The first message in the session establishment phase is the initialization message, which is used to negotiate session parameters. After session establishment, LDP sends a list of all its interface addresses to its peers in an address message. Whenever a new address becomes available or unavailable, the peers are notified regarding such changes via ADDRESS or ADDRESS_WITHDRAW messages respectively.

When MPLS LDP learns an IGP prefix it allocates a label locally as the inbound label. The local binding between the prefix label is conveyed to its peers via LABEL_MAPPING message. If the binding breaks and becomes unavailable, a LABEL_WITHDRAW message is sent to all its peers, which responds with LABEL_RELEASE messages.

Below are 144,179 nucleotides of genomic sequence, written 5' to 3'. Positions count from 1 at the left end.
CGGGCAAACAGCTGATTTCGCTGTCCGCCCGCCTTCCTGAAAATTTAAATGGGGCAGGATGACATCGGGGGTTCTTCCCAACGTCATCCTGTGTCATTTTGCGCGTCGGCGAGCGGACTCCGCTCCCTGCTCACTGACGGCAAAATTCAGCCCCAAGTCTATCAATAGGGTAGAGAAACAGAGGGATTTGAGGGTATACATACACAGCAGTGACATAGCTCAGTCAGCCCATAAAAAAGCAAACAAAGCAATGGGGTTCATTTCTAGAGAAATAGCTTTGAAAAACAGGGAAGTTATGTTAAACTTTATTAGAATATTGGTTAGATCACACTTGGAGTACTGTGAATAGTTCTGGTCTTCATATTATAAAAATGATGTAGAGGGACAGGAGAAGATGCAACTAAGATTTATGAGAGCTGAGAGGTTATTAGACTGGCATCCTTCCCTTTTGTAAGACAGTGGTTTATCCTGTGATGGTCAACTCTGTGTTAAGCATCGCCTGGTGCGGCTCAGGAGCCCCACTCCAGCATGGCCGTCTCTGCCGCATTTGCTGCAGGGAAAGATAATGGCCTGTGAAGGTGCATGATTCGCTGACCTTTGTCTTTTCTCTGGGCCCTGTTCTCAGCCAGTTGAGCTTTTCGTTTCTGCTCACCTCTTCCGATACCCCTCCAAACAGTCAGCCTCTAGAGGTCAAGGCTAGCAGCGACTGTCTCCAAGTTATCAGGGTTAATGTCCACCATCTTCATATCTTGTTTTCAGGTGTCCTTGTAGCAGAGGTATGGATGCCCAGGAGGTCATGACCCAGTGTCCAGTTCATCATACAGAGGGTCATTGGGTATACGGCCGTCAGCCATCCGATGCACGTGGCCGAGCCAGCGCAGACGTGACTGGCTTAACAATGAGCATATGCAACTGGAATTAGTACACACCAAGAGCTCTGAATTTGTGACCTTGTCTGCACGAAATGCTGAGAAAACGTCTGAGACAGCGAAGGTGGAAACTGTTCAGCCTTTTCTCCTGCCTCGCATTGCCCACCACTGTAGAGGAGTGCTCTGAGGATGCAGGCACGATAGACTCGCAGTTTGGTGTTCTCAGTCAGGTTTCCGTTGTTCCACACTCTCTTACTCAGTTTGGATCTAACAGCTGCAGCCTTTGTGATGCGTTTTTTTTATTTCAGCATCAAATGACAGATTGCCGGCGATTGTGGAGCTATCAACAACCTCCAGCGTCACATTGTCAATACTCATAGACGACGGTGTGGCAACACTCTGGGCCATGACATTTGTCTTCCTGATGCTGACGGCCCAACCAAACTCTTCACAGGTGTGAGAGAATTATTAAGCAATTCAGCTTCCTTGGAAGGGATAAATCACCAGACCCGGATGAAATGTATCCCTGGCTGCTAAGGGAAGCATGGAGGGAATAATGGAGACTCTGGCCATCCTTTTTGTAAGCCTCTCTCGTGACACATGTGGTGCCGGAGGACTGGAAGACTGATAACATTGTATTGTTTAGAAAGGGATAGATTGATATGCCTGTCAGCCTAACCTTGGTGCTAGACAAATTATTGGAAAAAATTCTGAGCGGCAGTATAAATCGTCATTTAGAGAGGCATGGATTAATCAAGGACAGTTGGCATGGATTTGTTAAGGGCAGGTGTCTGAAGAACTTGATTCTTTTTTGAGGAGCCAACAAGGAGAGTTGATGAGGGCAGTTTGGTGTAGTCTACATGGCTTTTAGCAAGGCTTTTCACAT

The local label binding and remote label binding received from its peer(s) is used to setup forwarding entries. Using routing information from the IGP protocol and the forwarding information base (FIB), the next active hop is selected. Label binding is learned from the next hop peer, and is used as the outbound label while setting up the forwarding plane.

The LDP session is also kept alive using the LDP keepalive mechanism, where an LSR sends a keepalive message periodically to its peers. If no messages are received and a certain number of keepalive messages are missed from a peer, the session is declared dead, and brought down immediately.

Exchanging Label Bindings

LDP creates LSPs to perform the hop-by-hop path setup so that MPLS packets can be transferred between the nodes on the MPLS network.

Figure 2. Setting Up Label Switched Paths . This figure illustrates the process of label binding exchange for setting up LSPs.